South East Wales

Roadworks 'chaos' for Caerphilly businesses

Cars driving through lanes off the roundabout lined with traffic cones.
Image caption Businesses in the area have already experienced significant losses from the 'chaos'.

Advice to "stay away" from one of the busiest roundabouts in Caerphilly suggests the town is "closed for business," local traders have said.

Business owners, who employ 5,000 staff in the area, have sent an open letter to Caerphilly council about the Pwll-y-Pant roundabout roadworks "chaos".

They warn businesses face closure if the 12-month project on the Caerphilly to Ystrad Mynach road is not changed.

Caerphilly council said it is talking to traders to "mitigate" impact.

The joint letter from 39 Caerphilly business leaders expresses their "gravest concerns" about the project and are calling for action as they claim they are experiencing losses.

The main worries they gave to Caerphilly council are:

  • Businesses have experienced already significant losses that cannot be recouped
  • Small firms and the people they employ cannot sustain such losses over the 52-week period
  • Organisations are dealing with staff being significantly late, either from queuing, increased journey times or school transport network chaos
  • Multiple-site organisations are witnessing comparatively weak local sales so investment in the growth of their Caerphilly operations suddenly looks risky
  • Larger organisations will lose the best and the brightest staff members as commuting to this area becomes an unattractive prospect and increased childcare costs add further pressure

The businesses claim Caerphilly's highways department "are asking people to stay away from the area - this only serves to perpetuate the notion that Caerphilly is closed for business".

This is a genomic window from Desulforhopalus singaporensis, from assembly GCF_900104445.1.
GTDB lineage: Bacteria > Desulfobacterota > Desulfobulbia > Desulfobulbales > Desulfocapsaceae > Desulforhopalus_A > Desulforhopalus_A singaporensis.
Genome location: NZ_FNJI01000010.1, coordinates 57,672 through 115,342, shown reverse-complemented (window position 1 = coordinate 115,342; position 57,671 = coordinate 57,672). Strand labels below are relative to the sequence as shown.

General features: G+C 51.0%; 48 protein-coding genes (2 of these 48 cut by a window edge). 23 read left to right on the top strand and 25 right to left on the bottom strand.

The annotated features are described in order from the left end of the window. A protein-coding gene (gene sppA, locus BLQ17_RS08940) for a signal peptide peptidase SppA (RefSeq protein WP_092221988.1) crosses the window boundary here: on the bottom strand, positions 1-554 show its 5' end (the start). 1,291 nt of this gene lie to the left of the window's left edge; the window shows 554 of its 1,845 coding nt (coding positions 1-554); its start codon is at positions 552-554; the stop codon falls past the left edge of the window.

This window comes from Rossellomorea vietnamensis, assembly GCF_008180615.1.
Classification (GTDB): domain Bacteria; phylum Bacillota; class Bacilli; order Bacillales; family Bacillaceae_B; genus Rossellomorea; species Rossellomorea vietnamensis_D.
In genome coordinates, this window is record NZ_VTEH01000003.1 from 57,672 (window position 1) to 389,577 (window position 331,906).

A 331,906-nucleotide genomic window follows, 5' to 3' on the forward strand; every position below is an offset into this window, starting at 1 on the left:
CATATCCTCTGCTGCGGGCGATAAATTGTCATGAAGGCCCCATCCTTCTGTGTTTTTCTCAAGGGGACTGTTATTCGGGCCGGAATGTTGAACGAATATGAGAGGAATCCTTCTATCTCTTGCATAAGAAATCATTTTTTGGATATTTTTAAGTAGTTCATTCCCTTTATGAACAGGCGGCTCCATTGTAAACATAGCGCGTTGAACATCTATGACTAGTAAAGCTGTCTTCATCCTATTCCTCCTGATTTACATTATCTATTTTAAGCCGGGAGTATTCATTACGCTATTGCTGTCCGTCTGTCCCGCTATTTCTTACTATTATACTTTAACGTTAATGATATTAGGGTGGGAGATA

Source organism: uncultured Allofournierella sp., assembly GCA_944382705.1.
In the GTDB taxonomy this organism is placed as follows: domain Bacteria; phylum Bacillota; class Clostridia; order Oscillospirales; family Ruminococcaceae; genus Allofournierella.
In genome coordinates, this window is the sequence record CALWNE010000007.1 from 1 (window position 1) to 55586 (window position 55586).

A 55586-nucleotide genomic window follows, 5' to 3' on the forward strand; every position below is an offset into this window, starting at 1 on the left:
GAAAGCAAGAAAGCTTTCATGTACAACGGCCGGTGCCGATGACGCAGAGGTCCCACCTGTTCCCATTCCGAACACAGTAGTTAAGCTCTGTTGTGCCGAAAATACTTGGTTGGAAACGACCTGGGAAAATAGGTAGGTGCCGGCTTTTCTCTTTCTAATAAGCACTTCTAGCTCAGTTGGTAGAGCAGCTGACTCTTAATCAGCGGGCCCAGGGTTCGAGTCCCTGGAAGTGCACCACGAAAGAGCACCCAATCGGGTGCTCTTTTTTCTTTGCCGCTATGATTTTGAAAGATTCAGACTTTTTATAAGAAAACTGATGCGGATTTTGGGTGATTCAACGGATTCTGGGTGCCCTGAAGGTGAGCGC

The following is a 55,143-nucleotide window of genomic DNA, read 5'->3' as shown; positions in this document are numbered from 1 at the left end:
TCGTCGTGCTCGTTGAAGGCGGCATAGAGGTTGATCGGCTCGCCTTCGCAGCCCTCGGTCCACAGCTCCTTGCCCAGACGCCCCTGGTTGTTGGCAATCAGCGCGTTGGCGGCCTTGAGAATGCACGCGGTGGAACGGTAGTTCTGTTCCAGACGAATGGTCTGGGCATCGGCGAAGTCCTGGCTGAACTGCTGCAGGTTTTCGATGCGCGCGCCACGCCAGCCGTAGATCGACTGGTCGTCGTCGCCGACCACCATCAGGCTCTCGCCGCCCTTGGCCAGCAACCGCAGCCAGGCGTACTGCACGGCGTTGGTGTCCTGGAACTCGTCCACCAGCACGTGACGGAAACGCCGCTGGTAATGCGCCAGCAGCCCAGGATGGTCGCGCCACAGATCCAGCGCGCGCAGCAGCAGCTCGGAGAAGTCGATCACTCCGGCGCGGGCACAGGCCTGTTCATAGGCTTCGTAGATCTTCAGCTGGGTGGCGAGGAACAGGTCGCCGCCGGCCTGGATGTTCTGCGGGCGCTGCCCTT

The roadworks on the Pwll-y-Pant roundabout, known locally as the Cedar Tree interchange, started on 9 October.

Caerphilly council said the "improvements will increase capacity at this key strategic location, as well as reduce congestion and improve journey time reliability for local bus services".

But the works have caused added congestion on the A469, A468 from Bedwas and on Caerphilly's Pontygwindy Road.

Cast study: Tile shop 'struggling'

Image copyright Google
Image caption Tradesmen are opting to get their supplies elsewhere to beat the traffic, says one tile shop

Tile shop boss Lexi O'Connor has seen a big fall in customers since the roadworks began with visits from about 40 regular tradesmen dropping to about "seven or eight a week", as well as a decline in other customers.

She said she cannot open earlier - as she drops her daughter off at school - so her regulars have been travelling to Cardiff to get their supplies by using the "mountain road".

Personally, she has found that her own commute to her shop at Pontygwindy Industrial Estate has changed from 10 minutes to over two hours on the worst day so far.

"We are going to move premises so the business doesn't go under," she said.

The head teacher of the nearby 1,000-pupil St Martin's Comprehensive School and principal of the 15,000-student Coleg y Cymoedd have also co-signed the letter to Caerphilly council's leader and chief executive.

"The reasons for our concern relate predominantly to the ongoing disruption of the road network over a sustained period, and the practical difficulties we now experience when conducting business in the borough," reads the letter.

"Whilst you have publicly apologised for this during the first days of the scheme, it is simply not the case that these difficulties have disappeared.

"You have failed to plan for the disruption of this project and you have refused ways to ameliorate its impact.

"On behalf of the people of Caerphilly, this cannot continue.


"We have all been forced to make changes to the way we do business over the last week; it is now time for Caerphilly County Borough Council to make changes."

The businesses warn a failure to act will lead to "business closures, reduced inward investment and the denigration of another valley town".

"You have all recognised previously that Caerphilly borough is a socially and economically-deprived area," added the letter.

"We urge you to take all steps possible to prevent this deprivation escalating further."

Caerphilly council said it was aware of "concerns" of the local business community towards the multi-million pound project.

"Engagement is already taking place to discuss possible options to mitigate the impact of the scheme," said a council statement.

"We apologise for the inconvenience while the work is on going."

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